Is there an Optimal Final Height for the plant? Most everything I read says to continue the Vegetative Stage until the plant is about 1/2 its desired height, then flip to Flowering Stage, because plants about double in height on average. Assuming you are keeping the canopy as flat as possible. Should you try for as tall as your tent/light will allow without burn? Or is there an optimal height found to give best yield/quality? Does the plant waste energy moving the nutrients up a taller plant? I see amazing pictures of bountiful plants that appear to be under 36″, with lots of fat dense colas.

Note: Defoliation (removing leaves to expose bud sites) lets you produce bigger buds further down into the plant! That means your light could potentially support slightly taller plants with longer buds if you use defoliation. This is why it’s important to always test your plants with your light and your setup, as everyone’s results will be a little different based on their strain, environment and personal growing techniques.

“Tall” vs “Short” Strains.

Under a 600W HPS, I haven’t ever seen a main cola that’s much longer than 2 feet even if light is getting down almost to the floor. So, I’m not sure how much benefit you would get by switching to 12/12 after the plant is 2 feet tall. These plants were switched at around 20″ tall under a 600W.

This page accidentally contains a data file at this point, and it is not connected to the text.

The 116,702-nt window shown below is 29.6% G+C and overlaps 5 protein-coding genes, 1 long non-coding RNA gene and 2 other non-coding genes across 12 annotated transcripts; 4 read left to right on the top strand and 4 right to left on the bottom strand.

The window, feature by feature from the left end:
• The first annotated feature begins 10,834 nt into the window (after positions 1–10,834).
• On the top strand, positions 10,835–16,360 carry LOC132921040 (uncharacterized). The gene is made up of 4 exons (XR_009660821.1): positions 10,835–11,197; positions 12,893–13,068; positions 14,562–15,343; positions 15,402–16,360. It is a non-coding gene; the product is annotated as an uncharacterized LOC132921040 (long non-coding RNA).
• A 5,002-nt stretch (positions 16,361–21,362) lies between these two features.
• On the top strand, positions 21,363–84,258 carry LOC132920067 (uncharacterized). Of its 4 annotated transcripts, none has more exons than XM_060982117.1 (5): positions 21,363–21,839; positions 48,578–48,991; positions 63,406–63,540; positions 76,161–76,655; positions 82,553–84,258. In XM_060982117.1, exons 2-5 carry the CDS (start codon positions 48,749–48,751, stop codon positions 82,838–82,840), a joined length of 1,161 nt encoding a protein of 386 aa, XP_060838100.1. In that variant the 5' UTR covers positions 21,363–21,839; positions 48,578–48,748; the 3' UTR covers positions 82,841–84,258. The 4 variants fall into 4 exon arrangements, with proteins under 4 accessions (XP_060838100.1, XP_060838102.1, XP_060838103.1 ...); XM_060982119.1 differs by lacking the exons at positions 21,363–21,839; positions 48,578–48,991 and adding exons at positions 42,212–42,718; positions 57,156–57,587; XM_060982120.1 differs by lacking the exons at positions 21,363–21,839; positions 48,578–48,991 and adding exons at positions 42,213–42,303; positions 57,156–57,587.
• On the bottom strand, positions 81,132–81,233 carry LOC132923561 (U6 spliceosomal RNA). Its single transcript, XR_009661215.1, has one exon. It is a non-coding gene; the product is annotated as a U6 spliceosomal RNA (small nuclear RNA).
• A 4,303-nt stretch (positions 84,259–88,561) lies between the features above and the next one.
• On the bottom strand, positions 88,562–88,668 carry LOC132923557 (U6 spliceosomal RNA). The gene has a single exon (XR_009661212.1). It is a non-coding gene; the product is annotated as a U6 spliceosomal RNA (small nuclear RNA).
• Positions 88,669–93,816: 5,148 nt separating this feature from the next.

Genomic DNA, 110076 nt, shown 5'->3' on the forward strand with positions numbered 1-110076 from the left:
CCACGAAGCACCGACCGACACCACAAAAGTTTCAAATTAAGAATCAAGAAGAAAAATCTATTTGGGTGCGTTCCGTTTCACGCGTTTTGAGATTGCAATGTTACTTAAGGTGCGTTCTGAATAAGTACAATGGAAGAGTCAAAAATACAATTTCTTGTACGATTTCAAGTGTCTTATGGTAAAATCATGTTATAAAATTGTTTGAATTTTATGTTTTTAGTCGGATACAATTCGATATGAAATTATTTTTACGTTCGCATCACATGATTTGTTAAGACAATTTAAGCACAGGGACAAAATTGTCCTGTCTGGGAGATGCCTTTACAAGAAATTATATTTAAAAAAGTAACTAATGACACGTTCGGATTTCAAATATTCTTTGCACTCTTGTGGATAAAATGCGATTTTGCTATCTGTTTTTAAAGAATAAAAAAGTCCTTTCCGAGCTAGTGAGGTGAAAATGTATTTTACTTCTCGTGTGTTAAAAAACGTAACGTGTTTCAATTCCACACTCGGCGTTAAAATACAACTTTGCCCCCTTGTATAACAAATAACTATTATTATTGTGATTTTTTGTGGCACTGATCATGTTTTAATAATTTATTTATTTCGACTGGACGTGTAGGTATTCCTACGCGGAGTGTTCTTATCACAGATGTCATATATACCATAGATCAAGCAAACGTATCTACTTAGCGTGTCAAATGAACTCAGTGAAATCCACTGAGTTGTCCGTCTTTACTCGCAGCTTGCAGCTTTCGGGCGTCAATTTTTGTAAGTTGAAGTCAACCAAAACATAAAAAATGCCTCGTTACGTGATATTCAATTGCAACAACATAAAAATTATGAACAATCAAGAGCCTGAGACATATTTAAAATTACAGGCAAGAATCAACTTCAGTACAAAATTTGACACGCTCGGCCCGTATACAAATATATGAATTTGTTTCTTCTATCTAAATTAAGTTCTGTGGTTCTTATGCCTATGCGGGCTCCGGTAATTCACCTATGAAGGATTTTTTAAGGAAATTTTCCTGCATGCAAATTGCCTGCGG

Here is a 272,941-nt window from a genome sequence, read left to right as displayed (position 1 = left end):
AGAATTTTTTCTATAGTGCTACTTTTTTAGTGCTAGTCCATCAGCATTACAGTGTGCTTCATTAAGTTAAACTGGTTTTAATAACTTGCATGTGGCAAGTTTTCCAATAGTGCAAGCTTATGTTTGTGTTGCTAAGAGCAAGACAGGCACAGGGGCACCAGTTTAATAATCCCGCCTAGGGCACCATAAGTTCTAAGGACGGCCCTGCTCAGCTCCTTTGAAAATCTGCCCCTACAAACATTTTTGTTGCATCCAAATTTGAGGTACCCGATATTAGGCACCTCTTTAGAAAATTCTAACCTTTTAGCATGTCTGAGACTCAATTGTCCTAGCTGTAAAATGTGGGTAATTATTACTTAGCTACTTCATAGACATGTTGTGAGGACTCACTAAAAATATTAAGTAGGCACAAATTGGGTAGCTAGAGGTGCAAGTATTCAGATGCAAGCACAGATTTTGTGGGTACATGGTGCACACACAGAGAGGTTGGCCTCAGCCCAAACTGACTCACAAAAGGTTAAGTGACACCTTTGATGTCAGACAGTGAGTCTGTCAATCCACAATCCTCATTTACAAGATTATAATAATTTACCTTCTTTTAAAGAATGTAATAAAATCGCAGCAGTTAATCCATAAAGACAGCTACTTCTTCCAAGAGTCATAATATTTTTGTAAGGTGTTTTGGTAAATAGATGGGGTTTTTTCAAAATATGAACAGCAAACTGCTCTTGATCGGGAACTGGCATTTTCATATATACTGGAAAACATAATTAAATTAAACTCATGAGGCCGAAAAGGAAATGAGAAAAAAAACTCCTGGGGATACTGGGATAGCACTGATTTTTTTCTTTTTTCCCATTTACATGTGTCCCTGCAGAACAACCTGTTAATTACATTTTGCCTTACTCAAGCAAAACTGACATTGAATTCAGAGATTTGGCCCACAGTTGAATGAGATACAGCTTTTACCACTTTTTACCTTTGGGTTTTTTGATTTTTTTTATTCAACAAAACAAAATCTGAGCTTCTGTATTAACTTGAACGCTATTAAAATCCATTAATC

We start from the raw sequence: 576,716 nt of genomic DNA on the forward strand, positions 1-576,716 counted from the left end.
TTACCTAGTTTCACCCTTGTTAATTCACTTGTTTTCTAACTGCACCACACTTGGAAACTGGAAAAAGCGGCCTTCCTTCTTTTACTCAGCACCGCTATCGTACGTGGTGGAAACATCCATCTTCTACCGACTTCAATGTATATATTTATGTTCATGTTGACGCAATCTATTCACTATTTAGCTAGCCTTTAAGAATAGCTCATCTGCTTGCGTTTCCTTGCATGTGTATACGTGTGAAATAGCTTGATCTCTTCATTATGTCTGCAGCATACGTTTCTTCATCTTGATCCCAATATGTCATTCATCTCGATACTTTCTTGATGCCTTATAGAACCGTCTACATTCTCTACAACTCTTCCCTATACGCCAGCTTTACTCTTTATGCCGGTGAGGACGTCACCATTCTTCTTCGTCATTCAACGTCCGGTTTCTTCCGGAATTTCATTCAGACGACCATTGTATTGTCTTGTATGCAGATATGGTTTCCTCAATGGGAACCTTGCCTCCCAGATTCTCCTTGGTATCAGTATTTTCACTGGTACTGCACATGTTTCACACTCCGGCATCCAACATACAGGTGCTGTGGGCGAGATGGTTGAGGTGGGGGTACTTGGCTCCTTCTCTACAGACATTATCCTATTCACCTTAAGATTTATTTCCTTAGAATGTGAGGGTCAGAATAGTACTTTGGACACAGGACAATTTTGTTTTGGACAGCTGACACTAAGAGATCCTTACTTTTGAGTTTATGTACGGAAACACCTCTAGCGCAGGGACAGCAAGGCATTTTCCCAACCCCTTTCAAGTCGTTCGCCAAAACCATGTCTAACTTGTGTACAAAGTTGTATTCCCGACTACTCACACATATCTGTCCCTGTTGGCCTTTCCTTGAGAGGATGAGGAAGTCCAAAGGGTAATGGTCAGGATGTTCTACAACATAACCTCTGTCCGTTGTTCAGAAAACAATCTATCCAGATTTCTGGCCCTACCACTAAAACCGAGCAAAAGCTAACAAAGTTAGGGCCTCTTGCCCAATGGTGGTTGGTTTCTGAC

This plant was under a 1000W light and has huge, thick, arm-sized buds that go basically to the bottom of the plant. These buds are so thick at the bottom where they end that it’s good evidence this plant would have produced quite a bit more bud if it had been allowed to get taller in the vegetative stage. Those colas would have been longer, and there would have been many chunky buds underneath. This plant should probably have been about twice the height (twice the size of the longest cola) to have really produced what it was capable of under this grow light. But the grower still had a whole lot of bud to console himself with 🙂

Root space is more critical outside and with soil than indoors or with coco or hydro. Root space for outdoor plants is usually provided with big fabric pots (600+ gallon containers in some cases!) or with raised beds full of good soil.

15″ tall, and a 630W is good for.

Big buds form on top, but as you get further from the light, the buds get smaller until there are almost none. If these plants had been allowed to get any taller (with everything else the same), they likely wouldn’t have produced much more bud than they did here. Any extra time spent in the vegetative stage likely would have been a waste of time.

This is especially true for indoor growers, where you are in charge of nearly everything. When growing outdoors , you still have a bit of control over plant height, but you are also at the mercy of the sun and the elements.